|For immediate release:
Tuesday, March 28, 2006
12:01 a.m. EDT
Population Aging Plays Small Role In Growing
Demand For Hospital Services
Health Affairs Study Dispels Myth That Aging Baby Boomers
Justify Rapid Hospital Expansion
Bethesda, MD -- While the aging of the baby boomers is an oft-cited justification for the sharp increase in U.S. hospital construction, population aging will play a relatively small role in rising demand for inpatient hospital care over the next decade, according to a study by Center for Studying Health System Change (HSC) researchers published today as a Web Exclusive in the journal Health Affairs.
Between 2005 and 2015, the study estimates that population aging will raise use of inpatient services by only 0.74 percent per year -- or 7.6 percent over the entire decade, compared with a projected overall 64.8 percent increase in use of inpatient services during the same period.
Local population trends and medical technology advances will be far more important in forecasting community needs for additional inpatient hospital capacity than population aging, according to the study. You can read the study at http://content.healthaffairs.org/cgi/content/abstract/hlthaff.25.w141.
“The findings are a cautionary tale for hospital administrators to look before they leap into large-scale expansions based on the notion that an aging population will drive big increases in demand for inpatient care,” said Paul B. Ginsburg, Ph.D., president of HSC, a nonpartisan policy research organization funded principally by the Robert Wood Johnson Foundation, and a coauthor of the study along with HSC consulting researcher Bradley Strunk and HSC health research assistant Michelle Banker.
Despite popular misconceptions that the U.S. population is aging rapidly, the reality is that between 2005 and 2015 the average age of the U.S. population is projected to increase only from 36.5 to 37.9 years -- or an average annual increase of 0.37 percent. Aging will play a bigger role in increased inpatient utilization between 2005 and 2015 than in the previous decade, but the overall impact of aging will still be relatively small, the study found.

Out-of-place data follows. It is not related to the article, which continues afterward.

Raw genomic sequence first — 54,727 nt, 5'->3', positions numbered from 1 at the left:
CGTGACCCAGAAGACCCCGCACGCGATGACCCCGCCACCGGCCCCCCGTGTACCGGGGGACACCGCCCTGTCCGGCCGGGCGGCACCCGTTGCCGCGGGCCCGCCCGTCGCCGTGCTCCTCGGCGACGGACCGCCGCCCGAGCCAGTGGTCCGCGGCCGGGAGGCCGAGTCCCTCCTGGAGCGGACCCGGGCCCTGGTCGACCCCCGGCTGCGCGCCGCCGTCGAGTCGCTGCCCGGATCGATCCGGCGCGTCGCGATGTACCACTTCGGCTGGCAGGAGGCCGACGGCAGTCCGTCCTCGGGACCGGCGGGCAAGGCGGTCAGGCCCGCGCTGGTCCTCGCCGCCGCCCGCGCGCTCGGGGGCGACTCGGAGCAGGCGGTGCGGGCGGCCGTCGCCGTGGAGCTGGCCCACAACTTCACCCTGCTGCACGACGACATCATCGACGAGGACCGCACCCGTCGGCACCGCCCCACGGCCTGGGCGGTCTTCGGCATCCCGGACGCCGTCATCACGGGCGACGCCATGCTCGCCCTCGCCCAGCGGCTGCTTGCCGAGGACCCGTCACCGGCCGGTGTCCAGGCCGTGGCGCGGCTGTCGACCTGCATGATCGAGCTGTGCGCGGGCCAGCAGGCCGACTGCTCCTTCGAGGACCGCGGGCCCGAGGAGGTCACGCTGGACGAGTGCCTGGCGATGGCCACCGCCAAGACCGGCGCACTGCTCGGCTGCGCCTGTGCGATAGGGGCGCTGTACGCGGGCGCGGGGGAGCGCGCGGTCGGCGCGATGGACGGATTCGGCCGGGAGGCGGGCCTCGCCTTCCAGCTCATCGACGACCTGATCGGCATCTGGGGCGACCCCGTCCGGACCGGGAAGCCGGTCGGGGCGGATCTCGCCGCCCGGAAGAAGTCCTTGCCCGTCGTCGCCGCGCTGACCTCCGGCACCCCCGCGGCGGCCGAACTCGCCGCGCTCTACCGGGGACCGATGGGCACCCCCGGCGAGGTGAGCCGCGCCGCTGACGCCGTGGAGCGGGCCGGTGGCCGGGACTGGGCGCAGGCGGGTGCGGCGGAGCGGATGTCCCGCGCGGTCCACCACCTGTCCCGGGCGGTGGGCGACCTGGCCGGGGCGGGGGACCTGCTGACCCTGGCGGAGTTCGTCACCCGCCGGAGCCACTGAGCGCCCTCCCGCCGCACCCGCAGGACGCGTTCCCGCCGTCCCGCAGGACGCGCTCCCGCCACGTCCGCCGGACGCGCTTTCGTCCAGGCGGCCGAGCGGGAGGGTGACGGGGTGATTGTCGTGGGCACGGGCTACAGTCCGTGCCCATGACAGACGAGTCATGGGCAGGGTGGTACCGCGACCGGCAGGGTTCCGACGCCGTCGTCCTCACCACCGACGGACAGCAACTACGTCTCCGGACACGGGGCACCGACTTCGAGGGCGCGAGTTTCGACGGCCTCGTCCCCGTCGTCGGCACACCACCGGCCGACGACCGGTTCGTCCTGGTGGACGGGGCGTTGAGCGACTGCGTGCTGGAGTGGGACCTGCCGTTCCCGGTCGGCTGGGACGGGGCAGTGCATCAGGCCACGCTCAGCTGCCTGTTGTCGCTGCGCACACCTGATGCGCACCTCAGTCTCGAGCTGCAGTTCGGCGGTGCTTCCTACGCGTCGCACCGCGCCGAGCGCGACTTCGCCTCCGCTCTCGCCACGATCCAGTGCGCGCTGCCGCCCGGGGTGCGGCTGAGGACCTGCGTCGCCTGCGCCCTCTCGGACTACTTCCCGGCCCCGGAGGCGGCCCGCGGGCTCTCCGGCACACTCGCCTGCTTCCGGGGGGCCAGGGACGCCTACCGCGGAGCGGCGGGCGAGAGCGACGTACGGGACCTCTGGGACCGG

The study, “The Effect of Population Aging on Future Hospital Demand,” also found that the consequences of aging vary widely across medical conditions treated in an inpatient setting. Population aging will have a relatively large effect on increased utilization for some conditions, especially certain cardiovascular and orthopedic services. But aging has the opposite effect on other conditions, including stagnant or declining use of certain services related to childbirth and mental illnesses.
To illustrate the relative roles of aging versus medical technology, the researchers looked back at inpatient utilization rates for two cardiac procedures: coronary artery bypass graft (CABG) surgery and percutaneous transluminal coronary angioplasty (PTCA). Between 1993 and 2002, if nothing had changed other than the age distribution of the population, use of each of the procedures would have increased 0.6 percent a year. The actual growth rates, however, were strikingly divergent: The number of people who received PCTA during an inpatient stay grew a total of 83.4 percent, or 7 percent a year, from 1993 to 2002, while the number of patients receiving CABG surgery grew a total of 1.4 percent, or 0.2 percent a year.
“Although aging will likely have an important impact on spending, its magnitude will be dwarfed by the impact of advances in technology and other factors that affect medical practice patterns,” the study concludes.
ABOUT HEALTH AFFAIRS:
Health Affairs, published by Project HOPE, is the leading journal of health policy. The peer-reviewed journal appears bimonthly in print with additional online-only papers published weekly as Health Affairs Web Exclusives at www.healthaffairs.org.
©2006 Project HOPEThe People-to-People Health Foundation, Inc.